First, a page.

Dental practices remain a hot category for investment. In North America, investors were active in the general dental service organization model, such as Jordan Company’s acquisition of Premier Care Dental Management (Dental365) from Regal Healthcare Capital Partners. But specialty dental practices also drew investors as a fragmented category that’s ripe for consolidation. For instance, Harvest Partners acquired Affordable Care, a US chain of denture and implant services providers, for $2.7 billion. And Thomas H. Lee Partners joined Linden Capital Partners as equal investors in the orthodontics chain Smile Doctors at a $2.4 billion valuation, while Pamlico Capital bought Canadian Orthodontic Partners from Sheridan Capital Partners. On the oral surgery front, Oak Hill purchased U.S. Oral Surgery Management from RiverGlade Capital.
Interest in dental firms extended outside of the US. In Denmark, Intermediate Capital Group acquired Godt Smil, a chain of clinics. In China, Arrail Dental Clinic, a premium dental service network, raised $200 million in a Series E round led by Temasek Holdings, and later in the year filed for an initial public offering.
Covid-accelerated pet industry growth also helped fuel a surge in deal activity for veterinary care assets in Europe and the US. Silverlake and Nestlé purchased part of EQT’s stake in Independent Vetcare, a UK veterinary practice group, for $4.2 billion. CVC acquired a majority stake in Medivet, one of the UK’s largest veterinary groups with European expansion plans, for $1.4 billion. In the US, JAB Investors-backed National Veterinary Associates acquired Ethos Veterinary Health for $1.7 billion and SAGE Veterinary Care for $1.25 billion, two national networks of veterinary hospitals. And Warburg Pincus provided $170 million of growth financing to Bond Vet, a tech-enabled chain of veterinary clinics.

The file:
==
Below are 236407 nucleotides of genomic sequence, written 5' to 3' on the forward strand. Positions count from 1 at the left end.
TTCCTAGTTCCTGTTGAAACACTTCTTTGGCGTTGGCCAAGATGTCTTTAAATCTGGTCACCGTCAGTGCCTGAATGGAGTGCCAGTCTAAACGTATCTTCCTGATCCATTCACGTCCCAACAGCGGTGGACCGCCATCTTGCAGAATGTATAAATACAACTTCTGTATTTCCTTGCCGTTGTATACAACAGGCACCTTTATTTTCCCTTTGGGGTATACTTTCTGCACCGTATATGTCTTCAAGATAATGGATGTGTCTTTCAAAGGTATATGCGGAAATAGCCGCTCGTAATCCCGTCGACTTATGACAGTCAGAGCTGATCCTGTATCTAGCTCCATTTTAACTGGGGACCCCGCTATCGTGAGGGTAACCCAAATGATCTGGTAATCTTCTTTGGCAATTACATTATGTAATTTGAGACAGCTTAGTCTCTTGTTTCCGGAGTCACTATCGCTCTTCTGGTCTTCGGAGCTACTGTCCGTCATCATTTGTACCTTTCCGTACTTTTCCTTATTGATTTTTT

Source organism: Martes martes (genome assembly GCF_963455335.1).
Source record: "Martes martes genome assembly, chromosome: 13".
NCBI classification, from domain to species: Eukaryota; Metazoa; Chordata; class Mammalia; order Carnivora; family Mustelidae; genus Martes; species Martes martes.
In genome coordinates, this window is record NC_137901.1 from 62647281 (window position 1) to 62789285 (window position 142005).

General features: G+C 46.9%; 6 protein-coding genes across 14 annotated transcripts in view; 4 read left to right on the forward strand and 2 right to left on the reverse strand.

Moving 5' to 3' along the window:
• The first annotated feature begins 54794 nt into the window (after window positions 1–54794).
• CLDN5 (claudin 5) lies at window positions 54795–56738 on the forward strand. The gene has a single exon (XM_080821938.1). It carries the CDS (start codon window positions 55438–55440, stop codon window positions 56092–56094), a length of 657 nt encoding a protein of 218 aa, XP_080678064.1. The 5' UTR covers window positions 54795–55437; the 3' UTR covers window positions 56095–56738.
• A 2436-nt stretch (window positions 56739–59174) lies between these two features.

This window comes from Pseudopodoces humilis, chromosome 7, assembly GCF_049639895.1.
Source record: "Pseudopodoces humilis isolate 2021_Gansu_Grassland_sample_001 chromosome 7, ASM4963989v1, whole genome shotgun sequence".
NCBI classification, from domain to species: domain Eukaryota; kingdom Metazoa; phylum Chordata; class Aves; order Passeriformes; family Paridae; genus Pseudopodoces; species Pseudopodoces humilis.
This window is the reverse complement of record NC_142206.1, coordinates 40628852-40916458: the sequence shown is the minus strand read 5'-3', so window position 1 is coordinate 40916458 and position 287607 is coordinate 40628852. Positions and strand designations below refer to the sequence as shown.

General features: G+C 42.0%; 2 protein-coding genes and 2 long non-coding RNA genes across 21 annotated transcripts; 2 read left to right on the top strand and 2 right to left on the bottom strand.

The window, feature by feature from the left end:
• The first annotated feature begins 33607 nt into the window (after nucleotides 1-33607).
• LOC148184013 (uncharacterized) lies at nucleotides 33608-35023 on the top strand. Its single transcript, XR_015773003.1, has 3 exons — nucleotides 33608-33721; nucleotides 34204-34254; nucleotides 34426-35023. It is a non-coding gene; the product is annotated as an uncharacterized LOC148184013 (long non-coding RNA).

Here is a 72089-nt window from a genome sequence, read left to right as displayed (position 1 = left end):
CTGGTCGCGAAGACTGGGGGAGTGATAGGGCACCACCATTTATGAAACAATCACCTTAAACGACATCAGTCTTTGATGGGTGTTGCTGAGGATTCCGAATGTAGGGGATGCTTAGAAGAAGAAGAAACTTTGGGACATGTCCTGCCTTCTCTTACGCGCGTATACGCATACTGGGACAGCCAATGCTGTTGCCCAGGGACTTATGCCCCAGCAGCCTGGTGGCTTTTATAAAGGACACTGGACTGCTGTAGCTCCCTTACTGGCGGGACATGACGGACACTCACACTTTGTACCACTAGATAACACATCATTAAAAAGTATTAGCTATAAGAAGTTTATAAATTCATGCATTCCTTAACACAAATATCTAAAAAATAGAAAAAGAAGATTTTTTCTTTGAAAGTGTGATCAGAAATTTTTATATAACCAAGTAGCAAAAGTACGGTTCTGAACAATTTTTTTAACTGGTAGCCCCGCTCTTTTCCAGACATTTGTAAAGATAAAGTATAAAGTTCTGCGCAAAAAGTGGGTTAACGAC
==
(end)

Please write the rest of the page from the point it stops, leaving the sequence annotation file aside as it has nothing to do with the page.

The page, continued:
Specialty physician practices. Private equity firms in the US continued to invest heavily in physician groups. While the playbook varies by specialty, common themes include still-fragmented provider bases, opportunities in ancillary services, and the continued shifts of surgical volume to independent ambulatory surgery centers (ASCs).
While deals in established categories such as ophthalmology and gastroenterology are thriving, private investment also surged into specialties such as cardiology and orthopedics, which are more fragmented and often owned by hospitals. These new specialties stand to benefit from trends including Medicare approval to reimburse more procedures for ASCs, value-based care’s traction across insurance types, and physician and patient preference for outpatient surgery centers. Bain research has identified cardiology and orthopedics as the fastest-growing procedural disciplines at ASCs through the mid-2020s, and investors took notice. In cardiology, Webster Equity Partners launched Cardiovascular Associates of America in partnership with Cardiovascular Medicine. In orthopedics, Welsh, Carson, Anderson & Stowe acquired Resurgens Orthopaedics.